Don't be surprised if you look at your brush or shower drain and realize you are shedding more this winter than you did during summer. This is completely normal and nothing to be alarmed over. It is called seasonal hair loss. Many people experience increased hair shedding during late fall and winter because the dry air strips the moisture out of your hair and scalp. This causes dry hair and breakage, which leads to shedding. What can you do to reduce hair shedding during the winter months?
Heated styling tools such as blow dryers, straighteners, and curling irons allow for the creation of drop-dead gorgeous hairstyles. Unfortunately, these same tools can result in heat-damaged hair. Incorrectly using heated styling tools can strip hair strands of their moisture, damage the outside protective layer (aka cuticle), and damage the keratin proteins. This can result in patches of thinning and balding due to heat damaged hair becoming dry, brittle, and breaking off. The good news is that there are ways to prevent heat damage when drying and styling your hair!
Your body goes through a world wind of changes during pregnancy and even after your sweet bundle of joy arrives. You may have noticed that your hair became thicker during pregnancy but then fell out at a seemingly alarming rate postpartum. This is a completely normal occurrence and nothing to worry about. This is your guide to why hair loss is common postpartum and how you can get help to restore your luxurious head of hair.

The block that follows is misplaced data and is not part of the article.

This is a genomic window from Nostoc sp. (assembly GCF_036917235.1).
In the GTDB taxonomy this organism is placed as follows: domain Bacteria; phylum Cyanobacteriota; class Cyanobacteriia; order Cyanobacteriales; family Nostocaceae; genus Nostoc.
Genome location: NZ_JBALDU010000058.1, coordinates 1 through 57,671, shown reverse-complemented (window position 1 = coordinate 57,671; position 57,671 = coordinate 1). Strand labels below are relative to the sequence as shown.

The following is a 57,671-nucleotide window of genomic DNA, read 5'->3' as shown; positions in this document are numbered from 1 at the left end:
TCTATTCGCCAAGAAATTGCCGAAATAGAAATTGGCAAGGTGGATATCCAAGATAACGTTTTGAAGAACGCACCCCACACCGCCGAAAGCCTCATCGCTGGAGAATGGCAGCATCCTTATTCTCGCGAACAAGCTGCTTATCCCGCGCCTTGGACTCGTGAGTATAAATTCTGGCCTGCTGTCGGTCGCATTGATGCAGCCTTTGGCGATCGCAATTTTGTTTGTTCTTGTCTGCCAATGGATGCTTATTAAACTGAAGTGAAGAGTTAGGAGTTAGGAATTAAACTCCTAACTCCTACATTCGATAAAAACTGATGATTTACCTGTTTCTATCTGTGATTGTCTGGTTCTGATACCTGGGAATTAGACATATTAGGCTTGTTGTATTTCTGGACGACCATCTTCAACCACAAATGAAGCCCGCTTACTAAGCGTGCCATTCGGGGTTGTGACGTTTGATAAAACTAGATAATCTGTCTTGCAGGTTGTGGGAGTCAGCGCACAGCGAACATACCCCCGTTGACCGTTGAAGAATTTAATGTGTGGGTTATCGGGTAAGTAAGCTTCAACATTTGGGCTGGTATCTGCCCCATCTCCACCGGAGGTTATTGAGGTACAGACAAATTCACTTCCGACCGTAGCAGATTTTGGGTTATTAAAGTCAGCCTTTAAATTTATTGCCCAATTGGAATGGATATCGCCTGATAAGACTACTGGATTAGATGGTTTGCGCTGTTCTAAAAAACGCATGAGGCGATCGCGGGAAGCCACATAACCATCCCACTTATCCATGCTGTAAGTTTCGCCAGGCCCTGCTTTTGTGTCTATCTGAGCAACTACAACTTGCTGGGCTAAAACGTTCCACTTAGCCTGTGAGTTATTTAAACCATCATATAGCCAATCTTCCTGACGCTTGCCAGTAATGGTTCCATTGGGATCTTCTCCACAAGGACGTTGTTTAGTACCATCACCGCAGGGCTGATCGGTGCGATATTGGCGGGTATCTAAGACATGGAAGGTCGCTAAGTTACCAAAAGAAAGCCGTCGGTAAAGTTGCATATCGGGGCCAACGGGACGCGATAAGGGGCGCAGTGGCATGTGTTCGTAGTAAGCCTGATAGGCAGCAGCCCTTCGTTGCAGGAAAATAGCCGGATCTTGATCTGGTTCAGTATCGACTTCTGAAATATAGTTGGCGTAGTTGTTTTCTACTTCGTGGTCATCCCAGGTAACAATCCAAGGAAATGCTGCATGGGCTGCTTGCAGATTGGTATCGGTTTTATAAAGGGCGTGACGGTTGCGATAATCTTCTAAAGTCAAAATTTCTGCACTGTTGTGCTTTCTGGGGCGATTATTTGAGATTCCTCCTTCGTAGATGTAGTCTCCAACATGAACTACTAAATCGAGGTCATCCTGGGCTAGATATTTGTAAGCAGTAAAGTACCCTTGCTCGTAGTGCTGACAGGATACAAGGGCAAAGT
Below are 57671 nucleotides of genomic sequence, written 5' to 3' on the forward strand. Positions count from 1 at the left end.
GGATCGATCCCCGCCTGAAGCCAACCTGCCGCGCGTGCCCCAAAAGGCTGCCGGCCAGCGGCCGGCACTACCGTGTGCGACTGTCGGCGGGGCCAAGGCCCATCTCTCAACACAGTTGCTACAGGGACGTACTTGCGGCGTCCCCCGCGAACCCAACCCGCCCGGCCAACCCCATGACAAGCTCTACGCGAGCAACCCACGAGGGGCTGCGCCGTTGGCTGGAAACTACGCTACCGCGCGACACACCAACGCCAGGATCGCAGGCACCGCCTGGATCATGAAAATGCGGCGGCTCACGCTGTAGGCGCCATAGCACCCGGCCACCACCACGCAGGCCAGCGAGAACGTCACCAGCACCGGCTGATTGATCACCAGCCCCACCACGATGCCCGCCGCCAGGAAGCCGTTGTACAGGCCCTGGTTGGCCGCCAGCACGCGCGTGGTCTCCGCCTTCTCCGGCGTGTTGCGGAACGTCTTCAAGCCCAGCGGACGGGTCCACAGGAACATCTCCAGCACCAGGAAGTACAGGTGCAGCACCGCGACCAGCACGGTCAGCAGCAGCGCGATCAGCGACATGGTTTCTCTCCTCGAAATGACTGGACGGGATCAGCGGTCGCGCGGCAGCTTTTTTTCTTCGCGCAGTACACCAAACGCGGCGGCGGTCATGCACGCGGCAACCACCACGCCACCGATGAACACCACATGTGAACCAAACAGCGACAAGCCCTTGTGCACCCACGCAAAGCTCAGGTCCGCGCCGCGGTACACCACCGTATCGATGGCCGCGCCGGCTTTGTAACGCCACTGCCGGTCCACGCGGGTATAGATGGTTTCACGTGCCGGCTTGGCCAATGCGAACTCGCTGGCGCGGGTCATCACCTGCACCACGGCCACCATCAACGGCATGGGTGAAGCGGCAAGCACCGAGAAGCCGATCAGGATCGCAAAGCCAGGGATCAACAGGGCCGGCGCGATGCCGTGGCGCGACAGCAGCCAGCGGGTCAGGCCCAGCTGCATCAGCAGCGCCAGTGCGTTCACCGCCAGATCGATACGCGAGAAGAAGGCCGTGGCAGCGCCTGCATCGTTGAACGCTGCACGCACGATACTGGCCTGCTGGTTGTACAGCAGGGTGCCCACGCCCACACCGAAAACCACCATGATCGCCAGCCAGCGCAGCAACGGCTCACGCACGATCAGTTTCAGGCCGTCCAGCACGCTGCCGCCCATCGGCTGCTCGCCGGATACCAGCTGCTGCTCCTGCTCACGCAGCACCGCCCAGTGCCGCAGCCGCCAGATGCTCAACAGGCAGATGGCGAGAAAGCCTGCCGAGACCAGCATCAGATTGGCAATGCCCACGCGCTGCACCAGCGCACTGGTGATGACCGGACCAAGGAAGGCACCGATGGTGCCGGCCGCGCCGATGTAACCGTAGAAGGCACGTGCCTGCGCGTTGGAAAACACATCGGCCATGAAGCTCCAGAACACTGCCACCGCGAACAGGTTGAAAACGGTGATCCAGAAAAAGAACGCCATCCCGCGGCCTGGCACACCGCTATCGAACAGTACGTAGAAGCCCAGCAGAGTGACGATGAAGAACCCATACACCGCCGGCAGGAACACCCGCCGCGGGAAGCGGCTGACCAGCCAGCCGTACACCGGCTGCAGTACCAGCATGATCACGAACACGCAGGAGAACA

Scalp infections may seem minor, but they should never be ignored. A healthy scalp is critical to healthy hair growth. Conditions of the scalp can lead to hair loss in two ways. The first is that hair falls out from the affected area and is unable to grow new hair until the condition has cleared up. Secondly, many scalp conditions itch. The excessive scratching can cause hair to break, fall out, and cause irreversible damage to the hair follicle.
Hair loss in women is completely normal and is referred to as female pattern baldness, also known as androgenetic alopecia. Almost 75% of women experience some form of hair loss or thinning after menopause. Female pattern baldness is primarily hereditary, meaning that whether or not you develop it, relies heavily on your genes. It tends to occur most often in women older than 40, after the onset of menopause. Although female pattern baldness is not reversible, you can still enjoy life with a full head of hair. This is your guide to female pattern baldness and how LH Hair can give you the beautiful hair you deserve!
Hair isn't just hair! It is almost as unique as your fingerprint. There are different lengths, colors, textures, styles, etc. The best part is that you aren't stuck with one style or even color. You can change your look as many times as you want, whenever you like. This means that your hair plays a large part in expressing who you are. Having great hair matters! Contrary to popular belief it is about so much more than just looking good. It is about feeling your best. Great hair is tied very closely to your mental and emotional well-being. Let's take a closer look at why having hair that you are proud of is so important!
No matter what stage of hair loss or thinning you are experiencing, you may be wondering how to know which hair loss solution is right for you. The answer is it depends on why you are experiencing hair loss in the first place. This is your guide to the most common causes and why seeking treatment from hair specialists is the most effective way to treat hair loss or thinning.